Apple Settles Lawsuit With Biometric Sensor Company Valencell That Accused it of Stealing Technology for Apple Watch

Biometric sensor company Valencell has reportedly settled a three-year-old lawsuit against Apple that accused the tech giant of stealing its technology for Apple Watch.


Valencell filed the patent infringement lawsuit against Apple back in January 2016 at the U.S. District Court for the Eastern District of North Carolina.

The lawsuit accused the Cupertino-based company of infringing on four of its patents, all related to heart rate sensing technology, as well as deceptive trade practices and breach of contract, following dealings Apple had with Valencell before the launch of the ‌Apple Watch‌.

However, citing a Valencell source, well-connected endurance tech blog the5krunner reports that "Valencell's case against Apple has now been settled and neither is able to further comment."

Valencell originally claimed Apple solicited technical information and know-how under the false pretense of a licensing agreement for its PerformTek technology, despite having no real intention of actually licensing it.

The biometric company also accused Apple of deciding it was more financially beneficial to risk infringing on Valencell's patents than to license them, claiming that the practice was "consistent with the statement by Apple CEO Steve Jobs that Apple has 'always been shameless about stealing great ideas.'"

Valencell had requested a preliminary and permanent injunction preventing future acts of infringement, as well as damages and an ongoing royalty rate for licensing purposes should a permanent injunction not be granted.

Valencell provides the optical heart rate monitoring and other biometric sensors in many third party devices. The company filed a similar lawsuit against Fitbit in January 2016, but that case is said to be still ongoing.

(Thanks, Neil!)

Update: MacRumors has confirmed the lawsuit was settled in September 2018. A copy of the dismissal is embedded below.

Valencell vs. Apple dismissal by MacRumors on Scribd on Scribd

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Top Rated Comments

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18 months ago
"Valencell originally claimed Apple solicited technical information and know-how under the false pretense of a licensing agreement for its PerformTek technology, despite having no real intention of actually licensing it."

I find this the most despicable action by Apple and I wonder how many other times they have done this but the company was either too small or too scared to take on Apple through the courts?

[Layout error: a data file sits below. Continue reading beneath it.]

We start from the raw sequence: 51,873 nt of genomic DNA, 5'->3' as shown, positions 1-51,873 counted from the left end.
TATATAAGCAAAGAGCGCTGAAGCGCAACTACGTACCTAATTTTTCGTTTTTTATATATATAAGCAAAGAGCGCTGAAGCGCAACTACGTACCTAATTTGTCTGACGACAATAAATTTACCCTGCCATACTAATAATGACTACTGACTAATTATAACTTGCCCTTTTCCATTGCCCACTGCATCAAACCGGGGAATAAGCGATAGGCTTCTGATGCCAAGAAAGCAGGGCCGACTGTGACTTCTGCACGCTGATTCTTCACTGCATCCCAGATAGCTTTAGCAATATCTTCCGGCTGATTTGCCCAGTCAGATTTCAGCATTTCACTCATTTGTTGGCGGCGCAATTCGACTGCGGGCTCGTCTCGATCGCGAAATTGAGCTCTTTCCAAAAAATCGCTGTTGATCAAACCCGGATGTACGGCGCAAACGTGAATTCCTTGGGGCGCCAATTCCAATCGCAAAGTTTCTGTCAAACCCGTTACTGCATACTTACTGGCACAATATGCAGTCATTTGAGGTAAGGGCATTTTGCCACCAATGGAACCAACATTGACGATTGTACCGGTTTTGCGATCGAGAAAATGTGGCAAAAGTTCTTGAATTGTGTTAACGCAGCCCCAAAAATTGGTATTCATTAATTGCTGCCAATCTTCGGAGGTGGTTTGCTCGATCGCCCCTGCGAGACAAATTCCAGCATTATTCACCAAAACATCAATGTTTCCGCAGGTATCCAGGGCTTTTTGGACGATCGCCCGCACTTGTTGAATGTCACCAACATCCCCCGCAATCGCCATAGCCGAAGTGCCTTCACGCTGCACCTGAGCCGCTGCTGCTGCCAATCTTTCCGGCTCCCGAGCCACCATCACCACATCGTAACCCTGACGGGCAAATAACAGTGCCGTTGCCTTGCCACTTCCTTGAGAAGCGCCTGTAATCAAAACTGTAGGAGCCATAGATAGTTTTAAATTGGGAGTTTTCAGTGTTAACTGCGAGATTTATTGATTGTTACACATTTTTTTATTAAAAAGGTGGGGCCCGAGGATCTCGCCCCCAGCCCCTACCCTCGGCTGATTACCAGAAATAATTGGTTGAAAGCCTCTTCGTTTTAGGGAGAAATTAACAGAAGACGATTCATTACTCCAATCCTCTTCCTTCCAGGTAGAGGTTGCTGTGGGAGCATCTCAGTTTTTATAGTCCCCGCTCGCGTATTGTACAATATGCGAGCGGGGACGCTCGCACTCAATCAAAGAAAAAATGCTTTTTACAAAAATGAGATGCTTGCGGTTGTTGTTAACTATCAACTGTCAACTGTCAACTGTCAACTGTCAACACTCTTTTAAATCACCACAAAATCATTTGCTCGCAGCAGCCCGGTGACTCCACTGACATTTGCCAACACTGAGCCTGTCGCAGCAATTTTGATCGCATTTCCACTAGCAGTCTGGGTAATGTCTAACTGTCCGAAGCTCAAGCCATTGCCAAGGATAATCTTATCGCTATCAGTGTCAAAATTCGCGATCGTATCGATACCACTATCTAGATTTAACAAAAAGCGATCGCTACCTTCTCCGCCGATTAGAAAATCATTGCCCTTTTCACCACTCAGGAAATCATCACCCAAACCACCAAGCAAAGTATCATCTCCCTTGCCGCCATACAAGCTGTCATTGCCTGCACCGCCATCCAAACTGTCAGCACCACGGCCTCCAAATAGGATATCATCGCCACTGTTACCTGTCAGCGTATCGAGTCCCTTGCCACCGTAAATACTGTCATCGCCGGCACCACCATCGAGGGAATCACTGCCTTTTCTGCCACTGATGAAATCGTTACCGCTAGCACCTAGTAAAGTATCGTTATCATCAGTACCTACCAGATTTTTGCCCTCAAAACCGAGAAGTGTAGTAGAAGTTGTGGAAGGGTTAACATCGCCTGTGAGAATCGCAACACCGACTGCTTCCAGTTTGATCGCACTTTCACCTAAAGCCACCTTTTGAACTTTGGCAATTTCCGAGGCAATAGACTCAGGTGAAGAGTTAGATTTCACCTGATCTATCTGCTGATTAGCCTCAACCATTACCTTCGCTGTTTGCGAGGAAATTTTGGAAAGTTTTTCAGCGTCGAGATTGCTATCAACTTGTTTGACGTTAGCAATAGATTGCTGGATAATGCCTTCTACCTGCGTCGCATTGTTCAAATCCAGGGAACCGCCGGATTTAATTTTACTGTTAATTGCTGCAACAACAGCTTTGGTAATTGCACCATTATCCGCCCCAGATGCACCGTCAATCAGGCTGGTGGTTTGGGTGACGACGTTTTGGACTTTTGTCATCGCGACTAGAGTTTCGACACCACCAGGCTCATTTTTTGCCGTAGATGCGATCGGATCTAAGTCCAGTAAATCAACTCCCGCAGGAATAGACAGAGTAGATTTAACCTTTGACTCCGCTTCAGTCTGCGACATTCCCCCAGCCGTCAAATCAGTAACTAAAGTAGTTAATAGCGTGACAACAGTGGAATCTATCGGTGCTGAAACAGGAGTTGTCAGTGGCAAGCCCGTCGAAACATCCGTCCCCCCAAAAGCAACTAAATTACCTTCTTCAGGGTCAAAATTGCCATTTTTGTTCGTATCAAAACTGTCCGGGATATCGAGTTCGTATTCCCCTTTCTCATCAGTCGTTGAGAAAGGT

Score: 9 Votes (Like | Disagree)
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18 months ago
I don't think it could be much more obvious that Valencell was totally right here. Apple did not even want to go to court.
Score: 6 Votes (Like | Disagree)
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18 months ago
So tired of ignorant people not understanding the quote about "stealing" that Steve Jobs used. It was a quote from Picasso about ideas, simpletons "copy" without knowing what they are copying, great artists "steal" by knowing and adding or changing it, making it their own. Idiots.
Score: 6 Votes (Like | Disagree)
Avatar
18 months ago
"Valencell's case against Apple has now been settled and neither is able to further comment."
I know Tim really values privacy and I see it extends to lawsuits too. Just a like a wealthy person, in this case wealthy company, settling with hush money for stealing and keeping it quiet.
Score: 5 Votes (Like | Disagree)
Avatar
18 months ago

"Valencell originally claimed Apple solicited technical information and know-how under the false pretense of a licensing agreement for its PerformTek technology, despite having no real intention of actually licensing it."

I find this the most despicable action by Apple and I wonder how many other times they have done this but the company was either too small or too scared to take on Apple through the courts?

I'd say pretty often, probably way too often.
It's not the first time we've heard about companies getting all warm and fluffy when Apple approaches them and want to "collaborate" on something. Then all of a sudden Apple just leaves with all the tech and left a note saying: "So sue us, our army of lawyers are paid more per day than you will ever earn in your lifetime, good luck!"
Score: 5 Votes (Like | Disagree)
Avatar
18 months ago

I don't think it could be much more obvious that Valencell was totally right here. Apple did not even want to go to court.

This is patently obvious :cool:
Score: 3 Votes (Like | Disagree)

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